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Gray views on ruling from local, state officials

Protesters gather outside the Supreme Court in Washington, Friday, June 24, 2022. The Supreme Court has ended constitutional protections for abortion that had been in place nearly 50 years, a decision by its conservative majority to overturn the court's landmark abortion cases. (AP Photo/Jacquelyn Martin)

While much of the abortion debate has been binary either for or against, local municipal and state officials and congressional candidates contacted for comment Friday offered a mixed collection of views.

Sleepy Eye Mayor Wayne Pelzel said his opinion has always been abortion should be left up to the individual states.

“I think this is where it belonged in the very beginning,” Pelzel said. “I think it’ll create a lot of political controversy across the country. No question about that.”

Asked if he was concerned that an overturn of Roe V. Wade could create further shortages with more unplanned children requiring day care, New Ulm Mayor Terry Sveine said the connection had not occurred to him, but he believed it would affect the day care crisis in a negative way.

Recently, Sveine and other local officials have been addressing the day care shortage facing New Ulm, an issue that is impacting all of Minnesota.

He recalled being in 12th grade when Roe v. Wade became law. He was only one of two people in his class who supported the ruling, and he received negative feedback from his classmates and teachers.

Sevine added that he never took a strong stance on either side of the issue.

“The U.S. Supreme Court was right to return this decision to the states and elected officials. Roe v. Wade was the wrong decision in 1973,” said Brad Finstad of New Ulm, the Republican candidate in the special election in the 1st Congressional District. “Important policies like protecting the lives of unborn babies should be decided by elected representatives accountable to voters in their communities.”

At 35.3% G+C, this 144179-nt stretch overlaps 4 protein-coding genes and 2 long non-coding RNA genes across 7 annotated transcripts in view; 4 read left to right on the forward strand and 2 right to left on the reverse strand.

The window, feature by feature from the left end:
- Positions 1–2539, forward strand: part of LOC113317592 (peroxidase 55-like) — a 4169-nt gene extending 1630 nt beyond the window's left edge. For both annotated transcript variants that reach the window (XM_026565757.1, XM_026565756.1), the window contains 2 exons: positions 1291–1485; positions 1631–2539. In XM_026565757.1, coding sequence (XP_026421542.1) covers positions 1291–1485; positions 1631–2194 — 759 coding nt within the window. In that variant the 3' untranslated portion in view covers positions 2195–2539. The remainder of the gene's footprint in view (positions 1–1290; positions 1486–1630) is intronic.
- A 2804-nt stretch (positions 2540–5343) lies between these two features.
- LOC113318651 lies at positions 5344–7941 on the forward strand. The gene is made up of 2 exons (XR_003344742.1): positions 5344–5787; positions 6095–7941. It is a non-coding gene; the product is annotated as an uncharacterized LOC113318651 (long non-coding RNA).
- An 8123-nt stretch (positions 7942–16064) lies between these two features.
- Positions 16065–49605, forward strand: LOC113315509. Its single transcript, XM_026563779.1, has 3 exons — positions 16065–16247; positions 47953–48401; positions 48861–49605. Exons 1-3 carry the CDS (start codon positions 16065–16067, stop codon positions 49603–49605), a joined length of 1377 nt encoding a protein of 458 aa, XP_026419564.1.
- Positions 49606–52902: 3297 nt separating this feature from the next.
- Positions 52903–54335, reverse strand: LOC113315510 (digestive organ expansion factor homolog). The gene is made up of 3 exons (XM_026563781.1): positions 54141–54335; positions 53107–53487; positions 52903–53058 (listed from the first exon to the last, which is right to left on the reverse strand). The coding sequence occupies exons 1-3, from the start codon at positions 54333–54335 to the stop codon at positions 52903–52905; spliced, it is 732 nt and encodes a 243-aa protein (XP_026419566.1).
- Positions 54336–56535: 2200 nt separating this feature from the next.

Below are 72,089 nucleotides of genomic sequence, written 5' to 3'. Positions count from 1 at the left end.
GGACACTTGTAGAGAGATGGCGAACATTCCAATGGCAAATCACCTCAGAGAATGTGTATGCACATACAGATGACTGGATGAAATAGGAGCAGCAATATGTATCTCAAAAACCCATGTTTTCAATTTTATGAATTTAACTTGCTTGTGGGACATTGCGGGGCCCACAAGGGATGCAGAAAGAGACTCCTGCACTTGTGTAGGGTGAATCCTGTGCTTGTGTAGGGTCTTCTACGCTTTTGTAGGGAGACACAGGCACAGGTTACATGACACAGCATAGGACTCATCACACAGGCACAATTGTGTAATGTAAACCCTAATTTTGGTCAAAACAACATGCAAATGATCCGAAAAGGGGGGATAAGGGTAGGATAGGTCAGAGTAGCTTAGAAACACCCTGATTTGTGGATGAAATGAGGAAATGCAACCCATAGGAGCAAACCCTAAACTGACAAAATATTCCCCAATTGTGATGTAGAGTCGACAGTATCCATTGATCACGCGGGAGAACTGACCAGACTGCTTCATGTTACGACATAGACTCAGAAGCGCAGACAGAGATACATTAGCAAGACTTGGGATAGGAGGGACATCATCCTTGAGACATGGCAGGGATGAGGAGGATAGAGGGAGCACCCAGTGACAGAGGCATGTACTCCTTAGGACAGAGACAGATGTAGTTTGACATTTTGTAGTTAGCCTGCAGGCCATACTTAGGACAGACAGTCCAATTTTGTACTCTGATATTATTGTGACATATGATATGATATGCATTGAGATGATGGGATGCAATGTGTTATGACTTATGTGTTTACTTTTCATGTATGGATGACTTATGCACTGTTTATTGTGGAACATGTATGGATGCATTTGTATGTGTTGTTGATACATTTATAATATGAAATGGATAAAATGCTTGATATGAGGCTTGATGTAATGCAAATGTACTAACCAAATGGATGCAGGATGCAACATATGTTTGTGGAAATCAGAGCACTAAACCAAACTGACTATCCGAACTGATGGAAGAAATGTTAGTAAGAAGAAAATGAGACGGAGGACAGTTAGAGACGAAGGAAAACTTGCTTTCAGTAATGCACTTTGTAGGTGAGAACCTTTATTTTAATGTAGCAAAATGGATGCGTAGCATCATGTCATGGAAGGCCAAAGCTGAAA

“Ultimately I believe today’s ruling will bring about a better future for our country, one that honors life and elevates the critical importance of protecting the helpless and vulnerable,” Finstad said. “In Congress, I will work to protect life and fight for the unborn.”

State District 16B Rep. Paul Torkelson, R-Hanska, said the Supreme Court’s decision made Friday an exciting day.

“I’d like to congratulate the many activists for all their work at places like the county fair over the years,” Torkelson said. “I believe the Supreme Court made the correct decision. We have very strong pro-life values in southwestern Minnesota. I would like to thank all pro-life citizens who made their voices heard. Their efforts to save lives finally paid off.”

Although his website proclaimed him to be “fully pro-life,” Tom Kuster of New Ulm, Torkelson’s Democratic opponent, said a majority of the 6-3 majority of justices were not truthful during their confirmation hearings in claiming they would not overturn the Roe decision.

“Several Supreme Court justices lied to get on the court,” Kuster said. “We’ll have to adjust to this.”

To Kuster, adjusting meant providing health care and adequate ongoing support for mothers and babies after they are born.

“The best way is to more of what we should have done all along,” he said. “We need to take care of mothers’ children right after they’re born with robust programs. We need to help families that considered abortion but didn’t do it. We need to keep abortion as infrequent as possible.”

Kuster said legally banning abortions will not stop all abortions, and that extending legal “personhood” to the earliest moment of fertilization is an imposition of a religious view that violates the First Amendment.

Minnesota Gov. Tim Walz stated he intends to uphold abortion rights, even as the Minnesota gubernatorial election comes in November. Walz has pledged to veto an abortion ban if one is sent to his desk.

“Reproductive rights are on the ballot in November, and the stakes could not be higher,” Walz said. “The governor’s office is now the last line of defense against an abortion ban in Minnesota.

“My opponent has pledged to use this decision to ban abortion without exceptions for rape and incest. This is my pledge: Not on my watch.”

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